|Rynchops flavirostris||Order: Charadriiformes||Family: Laridae (Gulls, Terns, and Skimmers)|
This splendid bird, related to America’s own Black Skimmer, is found along rivers, lakes and lagoons in Sub-Saharan Africa. I saw my lifer in Uganda. This one has an entry in Guinness World Records:
African Skimmer: Most heat-tolerant bird. It is not uncommon for any desert-dwelling bird to experience temperatures in excess of 40°C (104°F) on a fairly frequent basis. Some of the hottest relative conditions, though, are endured by a gull-related species known as the African skimmer (Rynchops flavirostris), which is indigenous to lakes, lagoons, marshes, estuaries and rivers in sub-Saharan Africa. On some of its breeding beaches, notably Kenya’s Lake Turkana (formerly Lake Rudolf), which is the world’s largest permanent desert and alkaline lake, the ground surface temperature can reach 60°C (140°F), and even the air temperature just above this ground can reach 40°C (104°F). Indeed, the ground is so hot that in order not to burn its chicks and eggs when it returns to them, while still in flight the skimmer will lower its feet into water to splash onto its belly in order to cool its surface down before returning; this characteristic behaviour is known as “belly-soaking”.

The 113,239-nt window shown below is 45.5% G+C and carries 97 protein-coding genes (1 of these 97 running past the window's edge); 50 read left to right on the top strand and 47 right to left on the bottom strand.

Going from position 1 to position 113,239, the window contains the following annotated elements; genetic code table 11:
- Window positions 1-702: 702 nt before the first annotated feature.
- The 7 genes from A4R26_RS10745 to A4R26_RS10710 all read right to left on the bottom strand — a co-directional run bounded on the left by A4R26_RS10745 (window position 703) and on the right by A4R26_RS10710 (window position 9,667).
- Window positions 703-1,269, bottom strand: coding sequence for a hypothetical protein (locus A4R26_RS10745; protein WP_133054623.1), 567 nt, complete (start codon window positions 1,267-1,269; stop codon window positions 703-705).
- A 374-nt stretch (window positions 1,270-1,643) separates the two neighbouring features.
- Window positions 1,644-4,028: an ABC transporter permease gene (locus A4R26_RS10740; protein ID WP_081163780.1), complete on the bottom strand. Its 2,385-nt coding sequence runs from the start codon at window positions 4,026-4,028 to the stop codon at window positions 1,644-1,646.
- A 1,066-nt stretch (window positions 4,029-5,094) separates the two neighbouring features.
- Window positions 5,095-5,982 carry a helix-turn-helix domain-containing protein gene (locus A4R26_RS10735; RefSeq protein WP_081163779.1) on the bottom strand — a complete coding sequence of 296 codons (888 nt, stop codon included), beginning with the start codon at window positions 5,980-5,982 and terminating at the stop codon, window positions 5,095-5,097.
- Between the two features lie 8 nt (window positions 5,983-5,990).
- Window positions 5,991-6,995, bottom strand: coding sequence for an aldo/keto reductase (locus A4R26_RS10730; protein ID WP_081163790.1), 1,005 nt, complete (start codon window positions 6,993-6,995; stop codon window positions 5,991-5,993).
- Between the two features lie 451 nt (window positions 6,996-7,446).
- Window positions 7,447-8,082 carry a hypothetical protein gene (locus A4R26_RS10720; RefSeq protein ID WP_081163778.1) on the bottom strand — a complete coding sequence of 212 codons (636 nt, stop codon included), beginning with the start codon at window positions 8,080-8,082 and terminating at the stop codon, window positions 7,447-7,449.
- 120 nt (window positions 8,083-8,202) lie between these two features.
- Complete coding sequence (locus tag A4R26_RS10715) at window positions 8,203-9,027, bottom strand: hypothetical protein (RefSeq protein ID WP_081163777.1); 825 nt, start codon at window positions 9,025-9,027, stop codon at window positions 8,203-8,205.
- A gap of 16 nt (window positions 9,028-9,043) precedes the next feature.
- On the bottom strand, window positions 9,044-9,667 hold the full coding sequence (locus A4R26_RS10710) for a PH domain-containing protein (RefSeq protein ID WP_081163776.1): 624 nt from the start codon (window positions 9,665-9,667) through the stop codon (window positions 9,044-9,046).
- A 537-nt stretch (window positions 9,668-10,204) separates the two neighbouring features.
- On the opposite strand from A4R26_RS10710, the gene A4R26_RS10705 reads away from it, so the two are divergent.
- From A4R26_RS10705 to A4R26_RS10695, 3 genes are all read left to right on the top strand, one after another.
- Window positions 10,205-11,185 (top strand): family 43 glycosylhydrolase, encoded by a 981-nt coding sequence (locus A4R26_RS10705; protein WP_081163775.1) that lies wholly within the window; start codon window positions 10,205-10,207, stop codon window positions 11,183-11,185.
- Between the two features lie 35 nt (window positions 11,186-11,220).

The three species of skimmer are instantly recognizable by virtue of their extraordinary beak, in which the lower mandible is significantly longer than the upper one. This remarkable evolutionary adaptation increases its feeding efficiency, because the skimmer obtains its fish prey by flying over the surface of water with its beak open and the lower mandible partly submerged, skimming through the water, then snapping its beak shut as soon as its lower mandible comes into contact with a fish.